This is worse than Abu Ghraib; Abu Ghraib represents the physical and psychological torture of a few Muslims, Quran desecration represents a spiritual, emotional and psychological torture of all Muslims. Even if it turns out that the Newsweek report was false, most people will see it as a cover up and another American attempt to eschew accountability.

Note that this author deliberately eschews a guilt/innocence code by claiming that that fact of innocence does not matter. Only the perception of guilt matters. Then he comes to another part of the honor/shame code: rectufying by penance or even debasement of the offender:

The ramifications of mistakes such as this one, even if it is proven that ultimately the report was a false one, will take a long time to rectify. Perhaps Newsweek should dedicate a special issue to celebrate the Quran and the deep devotion that Muslims hold for it.

These words come as no surprise since their author is one Muqtedar Khan, a Muslim teacher in the United States. And it is no surprise that he was writing not for, say, National Review, but for Common Dreams News Center, "Breaking News and Views for the Progressive Commnity." (As for National Review, see this piece on the story and note its concern with truth or falsehood of the allegations, that is, whether the accused is guilty or innocent.)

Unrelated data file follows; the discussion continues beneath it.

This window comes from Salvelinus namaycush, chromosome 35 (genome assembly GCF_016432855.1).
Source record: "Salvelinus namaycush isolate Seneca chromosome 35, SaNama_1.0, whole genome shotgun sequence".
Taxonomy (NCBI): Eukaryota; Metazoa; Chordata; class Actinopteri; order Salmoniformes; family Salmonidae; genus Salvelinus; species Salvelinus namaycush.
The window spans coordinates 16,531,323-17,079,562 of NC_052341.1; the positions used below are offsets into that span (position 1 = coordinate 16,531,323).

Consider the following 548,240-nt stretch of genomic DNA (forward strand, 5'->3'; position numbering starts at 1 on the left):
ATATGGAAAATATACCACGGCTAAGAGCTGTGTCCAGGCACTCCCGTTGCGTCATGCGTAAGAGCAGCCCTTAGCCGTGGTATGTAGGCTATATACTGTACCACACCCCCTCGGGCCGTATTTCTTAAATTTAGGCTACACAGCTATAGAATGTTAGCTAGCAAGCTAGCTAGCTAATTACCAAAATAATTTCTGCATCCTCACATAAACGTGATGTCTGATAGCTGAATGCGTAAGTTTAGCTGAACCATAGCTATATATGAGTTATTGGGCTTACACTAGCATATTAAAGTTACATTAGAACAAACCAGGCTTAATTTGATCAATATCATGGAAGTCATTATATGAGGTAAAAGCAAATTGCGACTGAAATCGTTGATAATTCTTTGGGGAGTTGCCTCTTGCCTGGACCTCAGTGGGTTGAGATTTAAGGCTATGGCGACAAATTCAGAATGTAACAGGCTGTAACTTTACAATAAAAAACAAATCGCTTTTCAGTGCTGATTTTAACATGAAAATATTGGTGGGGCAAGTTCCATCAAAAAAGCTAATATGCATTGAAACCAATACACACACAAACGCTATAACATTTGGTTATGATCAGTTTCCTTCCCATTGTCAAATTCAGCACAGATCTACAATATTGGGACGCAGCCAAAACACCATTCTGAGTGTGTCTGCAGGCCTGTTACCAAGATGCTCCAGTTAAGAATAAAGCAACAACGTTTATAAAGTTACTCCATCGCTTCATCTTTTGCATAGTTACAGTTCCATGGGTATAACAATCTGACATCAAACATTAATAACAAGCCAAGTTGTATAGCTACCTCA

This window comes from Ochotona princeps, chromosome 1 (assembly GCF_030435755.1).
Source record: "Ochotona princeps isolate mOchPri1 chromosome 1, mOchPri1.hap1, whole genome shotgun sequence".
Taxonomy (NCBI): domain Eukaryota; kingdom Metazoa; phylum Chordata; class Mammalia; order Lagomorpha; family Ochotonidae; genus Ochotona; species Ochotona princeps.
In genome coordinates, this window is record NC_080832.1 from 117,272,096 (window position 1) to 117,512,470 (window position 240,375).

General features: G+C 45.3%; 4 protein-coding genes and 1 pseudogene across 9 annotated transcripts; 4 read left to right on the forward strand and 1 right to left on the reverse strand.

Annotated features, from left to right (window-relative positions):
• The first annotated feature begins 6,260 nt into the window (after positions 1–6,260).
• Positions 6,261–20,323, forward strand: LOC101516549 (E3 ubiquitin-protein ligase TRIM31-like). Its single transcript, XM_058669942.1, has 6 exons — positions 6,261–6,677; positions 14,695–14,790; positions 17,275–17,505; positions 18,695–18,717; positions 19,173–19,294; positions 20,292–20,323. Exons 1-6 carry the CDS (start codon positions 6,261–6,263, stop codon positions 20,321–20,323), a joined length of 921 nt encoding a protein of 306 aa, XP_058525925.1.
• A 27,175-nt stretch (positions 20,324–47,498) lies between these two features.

So is the left side of aisle more concerned with image than with substance, that is with the opinion of others rather than the interior compass of the self? It seems to me to be so. I am not saying that, politically speaking, the right side of the aisle evinces no such conerns - pundits love to wax eloquent about how all politicians need to make sure they are attractive to the base of their party. But it does seem to me that the left side overall acts more within honor/shame frameworks than the right side. If so, it also helps explain why the left side is pretty fast to sympathize with the aggrieved feelings of Muslims generally when it comes to US policy: accusations are more important than evidence.